Smoking could 'damage body within minutes'
Cigarette smoke causes levels of cancer-causing chemicals to build up in the bloodstream within minutes of inhaling, US scientists have found.
A research team at the University of Minnesota carried out a study to determine how quickly cigarette chemicals called polycyclic aromatic hydrocarbons (PAHs), and the chemicals the body produces from them, build up in humans.
PAHs are known to play a role in the development of smoking-related lung cancer, so researchers added a PAH called phenanthrene to cigarettes and followed its fate in 12 smokers. Phenanthrene itself has not been linked to cancer, but it was used as an example of how the body treats other, more harmful PAHs.
In the body, PAHs are quickly turned into another chemical, which is known to promote cancer-causing genetic changes.
Using phenanthrene as an example, the researchers found, worryingly, that it takes just 15 to 30 minutes for maximum levels of this substance to appear in the bloodstream.
Lead researcher Dr Stephen Hecht, whose findings are published in the journal Chemical Research in Toxicology, wrote: "This study is unique. It is the first to investigate human metabolism of a PAH specifically delivered by inhalation in cigarette smoke, without interference by other sources of exposure such as air pollution or the diet.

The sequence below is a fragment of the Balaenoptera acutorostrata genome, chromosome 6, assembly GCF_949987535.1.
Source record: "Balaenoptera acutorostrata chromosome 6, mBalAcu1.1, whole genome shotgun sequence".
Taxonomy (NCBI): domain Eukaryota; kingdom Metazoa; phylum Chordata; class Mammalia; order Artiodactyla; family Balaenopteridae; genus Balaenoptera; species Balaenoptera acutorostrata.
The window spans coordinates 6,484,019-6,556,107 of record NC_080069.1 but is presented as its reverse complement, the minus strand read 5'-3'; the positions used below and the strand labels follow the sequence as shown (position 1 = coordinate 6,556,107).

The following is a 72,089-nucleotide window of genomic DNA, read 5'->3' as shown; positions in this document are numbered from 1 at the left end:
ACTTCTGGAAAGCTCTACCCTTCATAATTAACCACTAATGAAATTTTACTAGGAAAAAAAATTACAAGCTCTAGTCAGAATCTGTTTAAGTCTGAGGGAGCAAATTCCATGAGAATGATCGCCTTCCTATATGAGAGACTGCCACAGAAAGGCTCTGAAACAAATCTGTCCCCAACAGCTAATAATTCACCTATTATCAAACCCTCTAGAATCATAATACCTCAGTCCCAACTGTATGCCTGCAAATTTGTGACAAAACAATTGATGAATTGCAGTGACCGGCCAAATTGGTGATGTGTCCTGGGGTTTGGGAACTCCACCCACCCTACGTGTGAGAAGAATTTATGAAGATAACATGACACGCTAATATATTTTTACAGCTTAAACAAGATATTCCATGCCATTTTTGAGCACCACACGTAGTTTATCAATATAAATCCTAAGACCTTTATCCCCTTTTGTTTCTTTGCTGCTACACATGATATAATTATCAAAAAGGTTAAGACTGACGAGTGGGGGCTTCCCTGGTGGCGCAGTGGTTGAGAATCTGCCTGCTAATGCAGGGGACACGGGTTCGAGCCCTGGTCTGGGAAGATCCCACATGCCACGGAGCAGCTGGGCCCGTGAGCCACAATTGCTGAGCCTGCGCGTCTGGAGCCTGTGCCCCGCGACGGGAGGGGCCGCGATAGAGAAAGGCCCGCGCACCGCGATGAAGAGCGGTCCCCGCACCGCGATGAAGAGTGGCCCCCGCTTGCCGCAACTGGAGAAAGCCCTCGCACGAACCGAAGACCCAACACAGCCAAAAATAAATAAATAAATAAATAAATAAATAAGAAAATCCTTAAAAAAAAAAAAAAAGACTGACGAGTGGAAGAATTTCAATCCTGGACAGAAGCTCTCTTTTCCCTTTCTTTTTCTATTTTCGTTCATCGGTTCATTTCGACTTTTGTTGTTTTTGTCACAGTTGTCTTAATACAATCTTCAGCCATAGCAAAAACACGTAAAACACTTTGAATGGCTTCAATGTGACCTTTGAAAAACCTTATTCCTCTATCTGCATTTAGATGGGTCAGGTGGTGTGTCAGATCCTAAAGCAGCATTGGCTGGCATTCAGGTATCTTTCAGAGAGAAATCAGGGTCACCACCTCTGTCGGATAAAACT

"The results reported here should serve as a stark warning to those who are considering starting to smoke cigarettes."
Martin Dockrell, director of policy and research at Action on Smoking and Health, commented: "Almost everybody knows that smoking can cause lung cancer.
"The chilling thing about this research is that it shows just how early the very first stages of that process begin - not in 30 years but within 30 minutes of a single cigarette for every subject in the study."
Jean King, Cancer Research UK's director of tobacco control, said: "It's worrying to see how quickly some of the harmful chemicals in tobacco smoke can cause damage. Half of all long-term smokers are killed by their addiction, and a quarter die in middle age - so the harmful effects of smoking may not be as far away as they seem. Giving up smoking reduces the risk of cancer, and smokers should be given as much support as possible to help quit.
"Eye-catching, brightly lit walls of cigarettes behind shop counters must be removed if tobacco marketing is to be stopped. If these displays continue, young people and smokers will continue to be bombarded with branding that encourages smoking. For anyone ready to quit your doctor or pharmacist can help, or visit smokefree.nhs.uk.